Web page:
Monday, May 17, 2010

Some things I learned from the Chronicle of the Good Duke, 1

Not everyone could be at the International Congress on Medieval Studies last week, one so there are millions, yea billions of human beings who missed the paper I gave as part of the military history program. A few of those people might even be interested in the paper. Eventually, rewritten and retitled, it will appear in the Journal of Medieval Military History. But in the meantime, I will share with my faithful readers a couple of insights that I've gained from the work to date.

My subject was a fifteenth century chivalric biography called the Chronicle of the Good Duke, written in the year 1429 but recounting events of the previous century, largely as seen by an old knight named John de Châteaumorand, an old follower of the good Duke, Louis of Bourbon. John remembered Louis with a great deal of affection, because he had gotten his own start in the military life under the duke. In the first third of the Chronicle, there are a number of anecdotes that allow us to understand bonds of loyalty and love that could exist between Lord and follower.

One passage that is a particular favorite of mine shows how closely John, a young man entrusted to carry the Duke's pennon, identified with his master. Furthermore, it shows us that the older John felt that the honor of the Duke's retinue depended on the honor of the Duke and vice versa. Châteaumorand's prominent part in a stirring victory is depicted in a way that subordinates his personal identity to that of his leader and collective identity of his leader's armed retinue. Châteaumorand identifies himself in this rather long passage with the ducal pennon or banner that he carries; further, he makes sure the reader knows that he was just one of many worthy members of the retinue, all of whom had part in this victory and the honor that derived from it:

And there the Duke of Bourbon, having seen his knights and the squires of his household and country, and men at who appeared to sustain all contingencies destroy the palisade and garrison and pass through by force, was overjoyed. And during this melee, the pennon of the Duke of Bourbon, which John de Châteaumorand always carried, passed through the breach in the palisade, with those who followed him. Then the English …did not know what to do, outside of retreating into the fort; and as they retreated, the pennon rushed forward with the valiant men; and in this retreat … out of the English who ran away were killed and taken a good fourscore of the better men at arms from inside… And while [the English] retreated from certain lodges which were high up, to go to their fort, the pennon of the Duke of Bourbon with the people of his household charged them so close that as [the English] entered the tower, the pennon of the Duke of Bourbon rushed among them very well accompanied, so that those Englishman were not able to close the door of the tower, and so they surrendered to the one who carried the pennon of the Duke of Bourbon. And the prisoners surrendered to him […] and the very strong place was delivered. And in this way the pennon of the Duke of Bourbon with his companions [their names are listed] and five or six others of the household of the Duke of Bourbon, with his pennon, headed over to the other tower where they found already in front of it a great party of people of Auvergne who were climbing up there, and the lord of Montmorin, who was a valiant knight, and who had a fine company, and Geraud, lord of Laqueuilhe, accompanied by good people and who was a valiant man, the lord de Lafayette and others who had advanced by the advice of the lords and who had held very close to the English when they had arrived there so that the English could not flee. But when the English saw that the pennon of the Duke of Bourbon approached them, Captain Nolimbarbe surrendered with all of his companions to the Duke of Bourbon. And so was La Roche Senadoire taken, without a word of a lie.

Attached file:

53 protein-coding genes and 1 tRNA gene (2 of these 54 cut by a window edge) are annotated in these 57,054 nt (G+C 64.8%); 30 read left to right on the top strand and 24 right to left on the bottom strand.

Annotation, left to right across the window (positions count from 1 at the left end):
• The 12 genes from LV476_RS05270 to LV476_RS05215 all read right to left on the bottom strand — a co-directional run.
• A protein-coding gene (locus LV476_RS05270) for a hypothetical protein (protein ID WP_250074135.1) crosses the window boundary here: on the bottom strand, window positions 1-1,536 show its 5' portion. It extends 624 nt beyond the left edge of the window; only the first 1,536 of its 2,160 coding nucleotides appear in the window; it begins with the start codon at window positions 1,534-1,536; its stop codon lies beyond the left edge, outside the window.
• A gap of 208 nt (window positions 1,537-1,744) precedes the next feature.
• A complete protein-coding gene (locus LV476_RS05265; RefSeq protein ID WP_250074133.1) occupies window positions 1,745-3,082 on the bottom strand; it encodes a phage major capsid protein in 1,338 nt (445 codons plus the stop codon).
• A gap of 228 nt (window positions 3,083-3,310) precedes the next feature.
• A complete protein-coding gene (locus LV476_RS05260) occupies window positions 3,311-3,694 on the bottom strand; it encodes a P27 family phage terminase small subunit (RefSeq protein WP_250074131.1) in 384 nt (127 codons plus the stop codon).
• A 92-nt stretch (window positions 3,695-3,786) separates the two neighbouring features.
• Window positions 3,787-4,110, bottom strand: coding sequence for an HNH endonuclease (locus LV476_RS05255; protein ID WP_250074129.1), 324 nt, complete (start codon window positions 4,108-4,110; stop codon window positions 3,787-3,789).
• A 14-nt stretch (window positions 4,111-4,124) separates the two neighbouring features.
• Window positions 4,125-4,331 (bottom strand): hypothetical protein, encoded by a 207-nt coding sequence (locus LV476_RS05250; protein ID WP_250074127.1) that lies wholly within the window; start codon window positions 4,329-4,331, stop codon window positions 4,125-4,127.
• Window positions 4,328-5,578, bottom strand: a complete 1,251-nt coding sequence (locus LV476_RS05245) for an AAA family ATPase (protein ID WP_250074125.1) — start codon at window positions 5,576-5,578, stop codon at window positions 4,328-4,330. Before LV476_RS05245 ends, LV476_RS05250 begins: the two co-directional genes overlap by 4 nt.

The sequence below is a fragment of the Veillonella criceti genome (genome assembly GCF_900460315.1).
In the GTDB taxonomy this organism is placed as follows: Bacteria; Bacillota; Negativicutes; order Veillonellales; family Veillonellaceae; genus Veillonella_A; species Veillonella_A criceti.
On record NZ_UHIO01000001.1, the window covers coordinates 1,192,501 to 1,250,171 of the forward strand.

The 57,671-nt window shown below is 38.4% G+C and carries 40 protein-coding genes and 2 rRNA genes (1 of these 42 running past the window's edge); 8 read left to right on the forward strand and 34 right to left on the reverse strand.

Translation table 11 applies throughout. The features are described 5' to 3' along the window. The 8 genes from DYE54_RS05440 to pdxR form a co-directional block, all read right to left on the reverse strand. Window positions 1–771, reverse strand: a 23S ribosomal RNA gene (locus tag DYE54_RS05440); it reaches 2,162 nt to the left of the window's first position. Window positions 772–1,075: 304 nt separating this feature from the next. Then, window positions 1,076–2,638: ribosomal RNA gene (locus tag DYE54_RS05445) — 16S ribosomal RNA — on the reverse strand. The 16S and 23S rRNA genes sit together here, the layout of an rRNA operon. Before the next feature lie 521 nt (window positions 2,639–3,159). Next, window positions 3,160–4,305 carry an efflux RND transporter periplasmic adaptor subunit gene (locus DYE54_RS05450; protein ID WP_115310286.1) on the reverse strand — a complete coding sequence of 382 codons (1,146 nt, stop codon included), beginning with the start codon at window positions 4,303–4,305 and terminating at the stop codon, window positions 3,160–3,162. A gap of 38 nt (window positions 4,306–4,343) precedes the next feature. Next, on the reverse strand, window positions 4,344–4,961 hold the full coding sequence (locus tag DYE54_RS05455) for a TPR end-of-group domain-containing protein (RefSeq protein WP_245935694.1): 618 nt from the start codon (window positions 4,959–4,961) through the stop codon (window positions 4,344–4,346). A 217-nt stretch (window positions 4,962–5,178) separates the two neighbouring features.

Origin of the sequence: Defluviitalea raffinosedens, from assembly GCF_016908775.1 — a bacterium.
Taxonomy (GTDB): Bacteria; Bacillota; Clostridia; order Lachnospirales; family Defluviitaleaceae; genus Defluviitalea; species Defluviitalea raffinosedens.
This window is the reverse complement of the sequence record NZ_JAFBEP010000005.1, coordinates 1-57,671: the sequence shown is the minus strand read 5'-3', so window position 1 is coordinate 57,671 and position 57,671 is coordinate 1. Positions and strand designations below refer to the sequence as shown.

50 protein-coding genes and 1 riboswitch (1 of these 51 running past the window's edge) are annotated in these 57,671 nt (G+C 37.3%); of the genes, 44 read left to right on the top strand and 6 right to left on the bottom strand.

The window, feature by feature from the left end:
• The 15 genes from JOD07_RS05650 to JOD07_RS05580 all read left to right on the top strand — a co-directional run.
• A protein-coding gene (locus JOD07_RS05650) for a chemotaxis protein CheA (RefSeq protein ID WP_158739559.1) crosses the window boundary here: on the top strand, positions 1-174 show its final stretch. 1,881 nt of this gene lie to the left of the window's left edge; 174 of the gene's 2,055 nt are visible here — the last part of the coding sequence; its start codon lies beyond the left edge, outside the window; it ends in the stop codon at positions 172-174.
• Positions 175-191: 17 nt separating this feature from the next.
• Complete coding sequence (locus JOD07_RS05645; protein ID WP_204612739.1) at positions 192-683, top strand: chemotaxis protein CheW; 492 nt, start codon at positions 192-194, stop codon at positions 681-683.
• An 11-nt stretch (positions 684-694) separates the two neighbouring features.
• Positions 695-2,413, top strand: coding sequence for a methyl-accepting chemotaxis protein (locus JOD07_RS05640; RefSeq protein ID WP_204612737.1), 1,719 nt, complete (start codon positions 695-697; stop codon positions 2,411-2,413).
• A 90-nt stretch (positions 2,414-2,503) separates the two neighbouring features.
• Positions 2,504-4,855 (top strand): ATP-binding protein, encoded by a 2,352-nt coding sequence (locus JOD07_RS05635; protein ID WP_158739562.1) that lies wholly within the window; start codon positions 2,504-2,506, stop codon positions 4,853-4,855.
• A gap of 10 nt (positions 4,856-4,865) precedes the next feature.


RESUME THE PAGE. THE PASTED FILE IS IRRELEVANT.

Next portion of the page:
In a bit I'll blog about another incident where the good Duke's honor and that of his faithful men are closely identified.


  1. I need to refer a good friend of mine here. Military history, indeed history in general, is one of his great passions.

    Excellent post, Steve.

  2. Great stuff. I love the kind of auto-metonymy you identify here.

  3. Stunningly interesting stuff. Thank you.